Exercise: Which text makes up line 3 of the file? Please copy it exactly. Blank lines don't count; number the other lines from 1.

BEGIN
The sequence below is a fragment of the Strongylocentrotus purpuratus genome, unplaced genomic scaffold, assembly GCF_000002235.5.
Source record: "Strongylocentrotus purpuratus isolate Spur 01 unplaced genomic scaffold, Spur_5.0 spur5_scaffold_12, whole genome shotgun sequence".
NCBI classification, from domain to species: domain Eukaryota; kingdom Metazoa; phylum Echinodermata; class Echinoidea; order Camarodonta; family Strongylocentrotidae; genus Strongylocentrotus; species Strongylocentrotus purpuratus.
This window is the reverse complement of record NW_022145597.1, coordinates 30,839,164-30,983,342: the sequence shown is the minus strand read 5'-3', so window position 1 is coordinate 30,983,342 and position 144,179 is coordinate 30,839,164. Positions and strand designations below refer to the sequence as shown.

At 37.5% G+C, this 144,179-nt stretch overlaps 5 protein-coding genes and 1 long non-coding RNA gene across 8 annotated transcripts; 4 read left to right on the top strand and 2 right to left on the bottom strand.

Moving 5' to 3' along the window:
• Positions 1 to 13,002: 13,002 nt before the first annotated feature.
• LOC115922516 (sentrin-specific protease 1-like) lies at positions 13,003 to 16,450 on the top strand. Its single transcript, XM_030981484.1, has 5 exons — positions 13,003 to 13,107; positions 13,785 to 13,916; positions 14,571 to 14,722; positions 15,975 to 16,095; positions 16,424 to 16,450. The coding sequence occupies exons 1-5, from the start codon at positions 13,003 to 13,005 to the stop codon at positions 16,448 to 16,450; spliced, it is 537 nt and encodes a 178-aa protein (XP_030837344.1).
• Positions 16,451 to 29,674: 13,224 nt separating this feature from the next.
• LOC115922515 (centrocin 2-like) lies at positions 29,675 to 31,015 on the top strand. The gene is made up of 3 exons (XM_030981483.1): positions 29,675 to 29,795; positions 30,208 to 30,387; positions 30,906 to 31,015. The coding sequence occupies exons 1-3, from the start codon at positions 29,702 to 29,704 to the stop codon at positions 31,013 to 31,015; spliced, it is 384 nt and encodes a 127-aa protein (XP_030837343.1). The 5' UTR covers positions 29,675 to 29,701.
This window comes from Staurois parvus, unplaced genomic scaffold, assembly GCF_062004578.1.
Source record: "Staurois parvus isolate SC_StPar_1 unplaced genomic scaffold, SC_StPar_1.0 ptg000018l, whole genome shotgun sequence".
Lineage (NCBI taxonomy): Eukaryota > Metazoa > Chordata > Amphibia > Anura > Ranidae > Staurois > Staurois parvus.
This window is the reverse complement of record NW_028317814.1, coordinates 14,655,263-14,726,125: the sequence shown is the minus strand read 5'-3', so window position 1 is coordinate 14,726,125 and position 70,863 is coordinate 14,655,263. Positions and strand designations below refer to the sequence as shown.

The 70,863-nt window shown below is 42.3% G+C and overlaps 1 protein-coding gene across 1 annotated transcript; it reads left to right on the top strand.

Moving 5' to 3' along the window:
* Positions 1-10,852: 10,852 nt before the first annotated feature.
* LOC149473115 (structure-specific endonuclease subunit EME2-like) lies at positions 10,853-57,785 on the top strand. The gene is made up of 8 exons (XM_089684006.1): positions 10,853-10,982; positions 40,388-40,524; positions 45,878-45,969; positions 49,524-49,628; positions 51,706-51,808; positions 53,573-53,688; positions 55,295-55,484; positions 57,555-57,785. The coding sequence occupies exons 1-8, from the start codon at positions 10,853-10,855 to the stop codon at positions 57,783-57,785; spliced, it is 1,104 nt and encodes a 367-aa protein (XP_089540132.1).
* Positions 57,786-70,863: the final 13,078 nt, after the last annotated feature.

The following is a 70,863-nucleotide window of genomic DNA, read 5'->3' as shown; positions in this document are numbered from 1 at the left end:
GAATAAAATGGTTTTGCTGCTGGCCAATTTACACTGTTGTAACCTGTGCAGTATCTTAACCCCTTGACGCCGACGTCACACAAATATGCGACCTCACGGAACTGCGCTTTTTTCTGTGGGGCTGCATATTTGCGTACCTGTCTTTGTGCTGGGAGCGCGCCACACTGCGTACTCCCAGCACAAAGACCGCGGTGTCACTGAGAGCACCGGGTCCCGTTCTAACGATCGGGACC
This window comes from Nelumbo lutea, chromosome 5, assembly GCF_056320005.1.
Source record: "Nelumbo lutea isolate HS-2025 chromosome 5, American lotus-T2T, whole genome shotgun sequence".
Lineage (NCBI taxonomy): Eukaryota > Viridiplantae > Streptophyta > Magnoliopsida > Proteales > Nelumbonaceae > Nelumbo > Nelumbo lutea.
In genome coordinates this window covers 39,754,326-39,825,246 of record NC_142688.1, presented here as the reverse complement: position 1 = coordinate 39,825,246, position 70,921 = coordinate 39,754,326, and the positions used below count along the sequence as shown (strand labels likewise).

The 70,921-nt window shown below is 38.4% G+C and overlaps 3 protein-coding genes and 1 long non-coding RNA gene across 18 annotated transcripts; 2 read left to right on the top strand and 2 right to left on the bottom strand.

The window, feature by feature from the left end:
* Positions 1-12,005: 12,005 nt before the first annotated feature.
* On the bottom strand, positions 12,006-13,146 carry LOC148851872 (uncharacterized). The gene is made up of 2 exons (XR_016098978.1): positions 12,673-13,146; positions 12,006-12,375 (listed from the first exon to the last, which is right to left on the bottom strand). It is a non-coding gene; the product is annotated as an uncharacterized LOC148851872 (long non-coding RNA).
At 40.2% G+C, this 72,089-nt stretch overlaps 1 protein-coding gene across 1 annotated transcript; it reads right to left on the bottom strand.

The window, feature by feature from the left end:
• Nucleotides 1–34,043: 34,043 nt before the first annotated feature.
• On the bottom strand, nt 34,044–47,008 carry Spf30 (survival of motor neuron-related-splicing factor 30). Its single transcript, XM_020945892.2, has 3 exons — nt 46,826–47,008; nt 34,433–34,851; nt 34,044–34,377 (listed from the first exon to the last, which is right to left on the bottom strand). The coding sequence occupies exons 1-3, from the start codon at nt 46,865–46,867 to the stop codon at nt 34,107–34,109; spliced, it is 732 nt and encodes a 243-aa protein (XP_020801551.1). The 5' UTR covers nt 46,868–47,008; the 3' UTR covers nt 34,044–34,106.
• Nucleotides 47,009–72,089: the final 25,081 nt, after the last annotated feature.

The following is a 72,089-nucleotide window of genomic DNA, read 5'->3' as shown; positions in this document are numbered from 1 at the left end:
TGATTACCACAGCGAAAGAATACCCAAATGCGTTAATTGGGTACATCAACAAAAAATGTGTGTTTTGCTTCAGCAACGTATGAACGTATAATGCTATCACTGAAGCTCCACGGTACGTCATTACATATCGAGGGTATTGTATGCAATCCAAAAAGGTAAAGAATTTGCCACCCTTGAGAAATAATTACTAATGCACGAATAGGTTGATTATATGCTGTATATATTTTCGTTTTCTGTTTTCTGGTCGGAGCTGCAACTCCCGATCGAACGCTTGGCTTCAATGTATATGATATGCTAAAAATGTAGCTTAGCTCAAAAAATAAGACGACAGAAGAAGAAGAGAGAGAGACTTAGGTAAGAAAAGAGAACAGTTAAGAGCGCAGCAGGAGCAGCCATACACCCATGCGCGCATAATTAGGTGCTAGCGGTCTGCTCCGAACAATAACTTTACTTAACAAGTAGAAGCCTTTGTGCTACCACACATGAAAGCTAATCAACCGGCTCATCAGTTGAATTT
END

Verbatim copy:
NCBI classification, from domain to species: domain Eukaryota; kingdom Metazoa; phylum Echinodermata; class Echinoidea; order Camarodonta; family Strongylocentrotidae; genus Strongylocentrotus; species Strongylocentrotus purpuratus.